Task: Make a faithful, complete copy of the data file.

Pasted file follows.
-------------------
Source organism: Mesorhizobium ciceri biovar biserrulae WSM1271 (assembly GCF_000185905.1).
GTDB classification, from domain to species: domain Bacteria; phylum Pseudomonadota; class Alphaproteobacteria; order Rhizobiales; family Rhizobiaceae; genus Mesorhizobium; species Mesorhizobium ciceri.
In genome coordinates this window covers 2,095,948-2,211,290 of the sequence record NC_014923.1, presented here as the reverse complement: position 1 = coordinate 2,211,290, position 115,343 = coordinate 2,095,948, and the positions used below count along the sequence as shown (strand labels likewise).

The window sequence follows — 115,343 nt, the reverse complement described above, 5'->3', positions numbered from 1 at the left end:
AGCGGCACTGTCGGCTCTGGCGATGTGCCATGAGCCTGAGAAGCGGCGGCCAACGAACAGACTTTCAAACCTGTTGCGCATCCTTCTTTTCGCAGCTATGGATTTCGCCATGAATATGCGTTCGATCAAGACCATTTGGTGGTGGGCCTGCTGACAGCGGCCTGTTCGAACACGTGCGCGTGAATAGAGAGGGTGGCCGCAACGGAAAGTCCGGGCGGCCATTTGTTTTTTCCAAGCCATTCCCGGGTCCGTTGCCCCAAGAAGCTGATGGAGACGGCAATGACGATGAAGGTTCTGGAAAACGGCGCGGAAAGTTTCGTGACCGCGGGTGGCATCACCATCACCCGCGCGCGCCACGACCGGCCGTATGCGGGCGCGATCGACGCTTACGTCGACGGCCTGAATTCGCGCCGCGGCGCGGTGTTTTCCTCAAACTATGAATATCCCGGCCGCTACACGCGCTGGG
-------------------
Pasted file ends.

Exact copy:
Source organism: Mesorhizobium ciceri biovar biserrulae WSM1271 (assembly GCF_000185905.1).
GTDB classification, from domain to species: domain Bacteria; phylum Pseudomonadota; class Alphaproteobacteria; order Rhizobiales; family Rhizobiaceae; genus Mesorhizobium; species Mesorhizobium ciceri.
In genome coordinates this window covers 2,095,948-2,211,290 of the sequence record NC_014923.1, presented here as the reverse complement: position 1 = coordinate 2,211,290, position 115,343 = coordinate 2,095,948, and the positions used below count along the sequence as shown (strand labels likewise).

The window sequence follows — 115,343 nt, the reverse complement described above, 5'->3', positions numbered from 1 at the left end:
AGCGGCACTGTCGGCTCTGGCGATGTGCCATGAGCCTGAGAAGCGGCGGCCAACGAACAGACTTTCAAACCTGTTGCGCATCCTTCTTTTCGCAGCTATGGATTTCGCCATGAATATGCGTTCGATCAAGACCATTTGGTGGTGGGCCTGCTGACAGCGGCCTGTTCGAACACGTGCGCGTGAATAGAGAGGGTGGCCGCAACGGAAAGTCCGGGCGGCCATTTGTTTTTTCCAAGCCATTCCCGGGTCCGTTGCCCCAAGAAGCTGATGGAGACGGCAATGACGATGAAGGTTCTGGAAAACGGCGCGGAAAGTTTCGTGACCGCGGGTGGCATCACCATCACCCGCGCGCGCCACGACCGGCCGTATGCGGGCGCGATCGACGCTTACGTCGACGGCCTGAATTCGCGCCGCGGCGCGGTGTTTTCCTCAAACTATGAATATCCCGGCCGCTACACGCGCTGGG